El Eco Negro / The Black Echo (Paperback)
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|When Harry Boschformer hero cop bumped from the L.A. homicide desk to the lowly Beverly Hills squadgets the call on a death at Mulholland Dam, he recognizes the corpse as that of a fellow soldier in Vietnam. Together they had searched for Viet Cong in burrows beneath Vietnamese villages, and had both experienced the "black echo" of their own panic reverberating in their ears. Further investigation connects his old pal to an unsolved bank jobstorm drains tunneled into the bank vault. When Harry and beautiful FBI agent Eleanor Wish uncover the connections between Vietnam and the bank job, both are put in danger by deadly ex-Marines and a powerful insider from either the LAPD or the FBI itself.|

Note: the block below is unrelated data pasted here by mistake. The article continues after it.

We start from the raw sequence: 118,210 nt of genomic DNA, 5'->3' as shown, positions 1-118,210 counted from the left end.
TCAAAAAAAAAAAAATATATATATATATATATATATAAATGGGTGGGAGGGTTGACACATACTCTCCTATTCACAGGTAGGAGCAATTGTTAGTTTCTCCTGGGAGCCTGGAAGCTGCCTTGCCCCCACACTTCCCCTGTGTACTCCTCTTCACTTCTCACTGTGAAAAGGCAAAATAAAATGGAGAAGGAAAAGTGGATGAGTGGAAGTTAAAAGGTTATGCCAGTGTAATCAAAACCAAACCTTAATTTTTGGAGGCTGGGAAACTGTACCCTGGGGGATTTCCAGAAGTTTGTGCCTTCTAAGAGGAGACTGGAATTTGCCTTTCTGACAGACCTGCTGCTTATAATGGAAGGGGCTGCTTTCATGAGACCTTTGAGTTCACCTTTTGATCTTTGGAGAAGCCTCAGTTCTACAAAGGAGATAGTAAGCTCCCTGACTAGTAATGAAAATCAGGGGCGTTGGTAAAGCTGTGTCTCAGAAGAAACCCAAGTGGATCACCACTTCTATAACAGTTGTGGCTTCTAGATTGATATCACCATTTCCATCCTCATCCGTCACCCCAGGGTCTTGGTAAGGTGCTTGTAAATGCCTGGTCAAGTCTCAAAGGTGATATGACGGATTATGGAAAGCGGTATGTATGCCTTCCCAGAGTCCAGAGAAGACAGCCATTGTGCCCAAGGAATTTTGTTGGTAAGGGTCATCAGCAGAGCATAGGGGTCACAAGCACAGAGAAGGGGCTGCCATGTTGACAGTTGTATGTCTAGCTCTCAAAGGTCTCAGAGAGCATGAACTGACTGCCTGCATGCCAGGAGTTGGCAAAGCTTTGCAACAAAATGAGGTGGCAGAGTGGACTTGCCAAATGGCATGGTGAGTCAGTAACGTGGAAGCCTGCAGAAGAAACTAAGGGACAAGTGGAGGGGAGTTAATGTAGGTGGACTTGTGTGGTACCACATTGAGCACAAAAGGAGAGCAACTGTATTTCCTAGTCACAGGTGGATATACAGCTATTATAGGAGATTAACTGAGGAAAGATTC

Michael Connelly's best-known novels feature Hieronymous "Harry" Bosch, an LAPD detective who is relentless in his efforts to solve cold cases. Connelly feels that crime fiction performs an important function. "The world has become more confusing. It has also become more dangerous," he has said. "These books tend to follow a standard in which justice prevails. This is reassuring. I think we all look at the world and see that bad people often get away. [But] that doesn't happen too often in fiction." Connelly, who was born in Philadelphia, decided to become a crime writer after reading the works of Raymond Chandler as a teen. He earned a degree in journalism, and after being short-listed for a Pulitzer, for a 1986 story about a plane crash that he had written for a Florida newspaper, he was offered a job at the Los Angeles Times, where he remained until the mid-1990s. His first Harry Bosch novel, THE BLACK ECHO (1992), garnered an Edgar Award from the Mystery Writers of America, an organization that Connelly would later head. Since that first outing, Bosch has been the focus of several other books, most of them bestsellers. Connelly's other series protagonist is Mickey Haller, a Los Angeles defense attorney who works out of his car. The character was introduced in THE LINCOLN LAWYER (2005), which was made into a film starring Matthew McConaughey in 2011. That did not mark the first time Connelly's work had been adapted for the big screen, however; in 2002 BLOOD WORK, a 1998 non-series novel about an ex-FBI agent who receives a heart transplant, had been filmed by Clint Eastwood. Besides seeing his characters brought to life by Hollywood, Connelly has also had the distinction of portraying himself in an episode of the ABC-TV series CASTLE.